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I just got back from WonderFest in Louisville, Kentucky. It’s my favorite American convention. It’s large, but not too large. It’s very family friendly and the attendees as well as the folks who put on the show are all really nice folks. I go every year; in return, I create their T-shirt image each year. See above for the image to this year’s show.

For me, going to WonderFest is like returning home to visit family. I have so many friends there. My pal Donnie Waddell is especially fun to hang with, as is my buddy and Beatles expert Belmo, who drives down from Ohio for the show (and to have Famous Dave’s BBQ with me, a many year tradition for us.

I have the best conversations ever with Video Watchdog‘s Tim Lucas. WonderFest hosts the Rondo Awards each year, as well. This year’s Rondos were tough to get through but I wouldn’t have missed them for the world. So many of the recipients this year had either died or had strokes, a sign of all our advancing ages. I think our human fragility goes to make the Rondos even more important with each passing year.

A huge element of WonderFest is model kit building. The competition in the show’s model contest is fierce; people spend all year building, painting and customizing their models. The results are often spectacular.

They do a very smart thing at WonderFest. At the Edgar Rice Burroughs fan gatherings, I’m often “The Kid” — the youngest person in the room, which is scary. I don’t see a new generation of ERB fans coming up through the ranks.

WonderFest addresses that potential problem thus: Every kid who walks through the door gets a free model kit and is invited into a free workshop to help show them how to build their models (tools included) and another free workshop in which they are given tips on how to best paint their models (again, tools and paints included). WonderFest is building in the next generation of Monster Kids and model kit hobby enthusiasts.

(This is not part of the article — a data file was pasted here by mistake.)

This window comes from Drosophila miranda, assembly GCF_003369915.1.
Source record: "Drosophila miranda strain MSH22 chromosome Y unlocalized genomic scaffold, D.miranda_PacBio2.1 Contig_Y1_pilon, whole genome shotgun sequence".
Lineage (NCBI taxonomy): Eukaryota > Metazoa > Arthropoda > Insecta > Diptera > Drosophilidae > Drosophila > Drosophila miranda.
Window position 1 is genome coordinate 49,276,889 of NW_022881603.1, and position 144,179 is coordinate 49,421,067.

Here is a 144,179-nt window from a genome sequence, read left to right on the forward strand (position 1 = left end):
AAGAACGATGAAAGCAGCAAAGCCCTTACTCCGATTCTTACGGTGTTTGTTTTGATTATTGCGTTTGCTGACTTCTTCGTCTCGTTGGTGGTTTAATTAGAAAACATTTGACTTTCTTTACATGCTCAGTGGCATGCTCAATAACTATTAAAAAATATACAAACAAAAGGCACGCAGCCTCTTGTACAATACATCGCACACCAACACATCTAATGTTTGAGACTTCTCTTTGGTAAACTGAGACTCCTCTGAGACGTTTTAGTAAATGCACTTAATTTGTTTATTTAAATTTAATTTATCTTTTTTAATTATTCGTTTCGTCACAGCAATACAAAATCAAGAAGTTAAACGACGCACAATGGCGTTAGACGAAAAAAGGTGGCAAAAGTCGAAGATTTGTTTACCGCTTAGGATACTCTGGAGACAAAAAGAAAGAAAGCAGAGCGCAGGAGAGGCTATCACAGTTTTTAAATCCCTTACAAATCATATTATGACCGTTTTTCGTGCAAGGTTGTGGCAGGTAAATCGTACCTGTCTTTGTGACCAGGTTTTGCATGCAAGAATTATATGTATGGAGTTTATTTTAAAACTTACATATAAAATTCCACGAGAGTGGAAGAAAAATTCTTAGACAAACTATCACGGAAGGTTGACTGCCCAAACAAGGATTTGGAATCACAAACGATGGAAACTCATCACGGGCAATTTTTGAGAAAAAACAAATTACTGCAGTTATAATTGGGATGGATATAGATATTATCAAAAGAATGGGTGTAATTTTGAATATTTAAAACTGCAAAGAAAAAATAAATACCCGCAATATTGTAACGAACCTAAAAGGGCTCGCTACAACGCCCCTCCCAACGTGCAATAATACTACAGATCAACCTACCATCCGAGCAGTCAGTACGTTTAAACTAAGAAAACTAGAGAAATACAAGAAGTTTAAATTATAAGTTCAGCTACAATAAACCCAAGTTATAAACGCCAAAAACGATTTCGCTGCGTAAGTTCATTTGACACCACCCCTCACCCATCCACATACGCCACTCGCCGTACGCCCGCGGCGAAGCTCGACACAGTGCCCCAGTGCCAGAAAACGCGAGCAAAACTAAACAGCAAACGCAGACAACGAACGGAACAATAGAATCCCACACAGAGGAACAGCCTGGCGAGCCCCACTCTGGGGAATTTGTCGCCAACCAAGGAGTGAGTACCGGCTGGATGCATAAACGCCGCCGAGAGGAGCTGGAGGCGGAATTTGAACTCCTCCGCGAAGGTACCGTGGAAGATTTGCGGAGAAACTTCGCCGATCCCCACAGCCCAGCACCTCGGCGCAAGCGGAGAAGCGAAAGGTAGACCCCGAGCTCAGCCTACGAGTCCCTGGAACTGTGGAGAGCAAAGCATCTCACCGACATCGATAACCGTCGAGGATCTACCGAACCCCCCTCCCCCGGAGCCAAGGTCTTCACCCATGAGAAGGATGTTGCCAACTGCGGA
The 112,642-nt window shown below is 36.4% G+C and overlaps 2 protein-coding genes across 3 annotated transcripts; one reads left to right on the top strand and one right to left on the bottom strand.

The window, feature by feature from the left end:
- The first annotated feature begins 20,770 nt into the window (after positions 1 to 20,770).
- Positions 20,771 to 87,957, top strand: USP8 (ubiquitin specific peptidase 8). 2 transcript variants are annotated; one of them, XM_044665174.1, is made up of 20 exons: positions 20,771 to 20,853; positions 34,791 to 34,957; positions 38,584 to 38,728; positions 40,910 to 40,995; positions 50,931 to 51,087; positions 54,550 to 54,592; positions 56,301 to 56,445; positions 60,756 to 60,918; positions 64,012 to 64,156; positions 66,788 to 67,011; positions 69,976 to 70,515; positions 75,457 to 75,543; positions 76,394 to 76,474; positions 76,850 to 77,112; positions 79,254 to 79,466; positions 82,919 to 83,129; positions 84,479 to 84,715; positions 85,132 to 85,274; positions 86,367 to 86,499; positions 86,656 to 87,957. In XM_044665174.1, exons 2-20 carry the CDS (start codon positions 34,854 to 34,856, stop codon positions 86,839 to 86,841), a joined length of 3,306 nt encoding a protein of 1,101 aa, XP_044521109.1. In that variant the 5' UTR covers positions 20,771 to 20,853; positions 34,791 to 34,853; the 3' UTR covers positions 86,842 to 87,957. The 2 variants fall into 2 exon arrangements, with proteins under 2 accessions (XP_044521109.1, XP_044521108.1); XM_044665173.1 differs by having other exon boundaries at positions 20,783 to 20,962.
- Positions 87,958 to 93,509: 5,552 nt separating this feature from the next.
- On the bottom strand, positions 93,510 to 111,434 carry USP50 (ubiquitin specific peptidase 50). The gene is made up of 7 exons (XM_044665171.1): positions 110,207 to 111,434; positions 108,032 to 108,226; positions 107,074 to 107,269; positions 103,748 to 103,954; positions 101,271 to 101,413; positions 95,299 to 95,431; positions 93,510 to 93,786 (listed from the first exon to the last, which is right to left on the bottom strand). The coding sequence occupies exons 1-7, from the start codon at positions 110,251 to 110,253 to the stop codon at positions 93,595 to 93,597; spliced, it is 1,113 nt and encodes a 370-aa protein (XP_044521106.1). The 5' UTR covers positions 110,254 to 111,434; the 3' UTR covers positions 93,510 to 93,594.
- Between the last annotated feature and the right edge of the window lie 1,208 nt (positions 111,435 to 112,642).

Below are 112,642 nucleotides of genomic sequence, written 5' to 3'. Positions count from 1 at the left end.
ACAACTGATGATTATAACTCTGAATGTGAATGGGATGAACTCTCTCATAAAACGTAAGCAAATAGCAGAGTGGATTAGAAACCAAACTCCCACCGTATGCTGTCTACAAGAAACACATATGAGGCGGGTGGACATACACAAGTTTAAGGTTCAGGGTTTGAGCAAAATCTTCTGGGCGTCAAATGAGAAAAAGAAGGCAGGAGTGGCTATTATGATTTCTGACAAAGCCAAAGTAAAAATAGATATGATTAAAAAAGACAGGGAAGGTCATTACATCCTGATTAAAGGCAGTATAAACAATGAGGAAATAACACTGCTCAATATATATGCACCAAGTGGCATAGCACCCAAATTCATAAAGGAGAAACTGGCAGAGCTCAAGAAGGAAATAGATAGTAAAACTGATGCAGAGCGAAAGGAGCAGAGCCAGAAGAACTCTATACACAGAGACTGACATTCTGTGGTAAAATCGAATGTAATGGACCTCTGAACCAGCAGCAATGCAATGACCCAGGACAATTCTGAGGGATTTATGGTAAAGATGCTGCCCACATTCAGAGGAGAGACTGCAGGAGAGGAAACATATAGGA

I was sorry I couldn’t spend more than three days there (heavy work schedule). I flew home last night. Amusingly, Pauley Shore sat next to me on the the flight leg from Las Vegas. He was very enthusiastic about the new Eagles documentary. I shared some of my own Eagles stories with him ( I saw them way back when in a modest-sized studio, when they were the backing band for Linda Ronstadt and for Jackson Browne; years later I had a small private dinner with Don Henley).

This was WonderFest’s biggest turnout ever, and their 25th anniversary. I’m already looking forward to #26!

8 thoughts on “WONDERFEST!

  1. That’s some fun T-shirt art! And it gives new meaning to the term “land shark.” 🙂
    I think the next generation of Edgar Rice Buroughs fans will come along when they get a film they can really sink their teeth into. Also, at Spectrum Live! Frank Cho was saying he’d love to do an illustrated version of A Princess of Mars.

    Wasn’t there an L. A. session man named Wally Waddell? Bass player? No, that was Leland Sklar. Anyway, any relation to your friend Donnie?

    Best wishes,

  2. Great poster design!!

  3. @Aaron:
    That L. A. session player is Waddy Wachtel. I’ve worked with his brother. Leland Sklar is someone I see sometimes at a salon in which I’m involved. He bought a copy of my blues book, displaying great enthusiasm for it. Lee has played with just about everybody.

    You live here long enough, you meet some folks.

    Great client!

  4. Bill, as always I our enjoyed our time hanging out together. Famous Dave’s was great and was glad Donnie joined us for this yearly ritual. Wonderfest is a fun time and I recommend that fans visit the show. My hope is that Adrienne Barbeau will be there next year and that she will join us for dinner.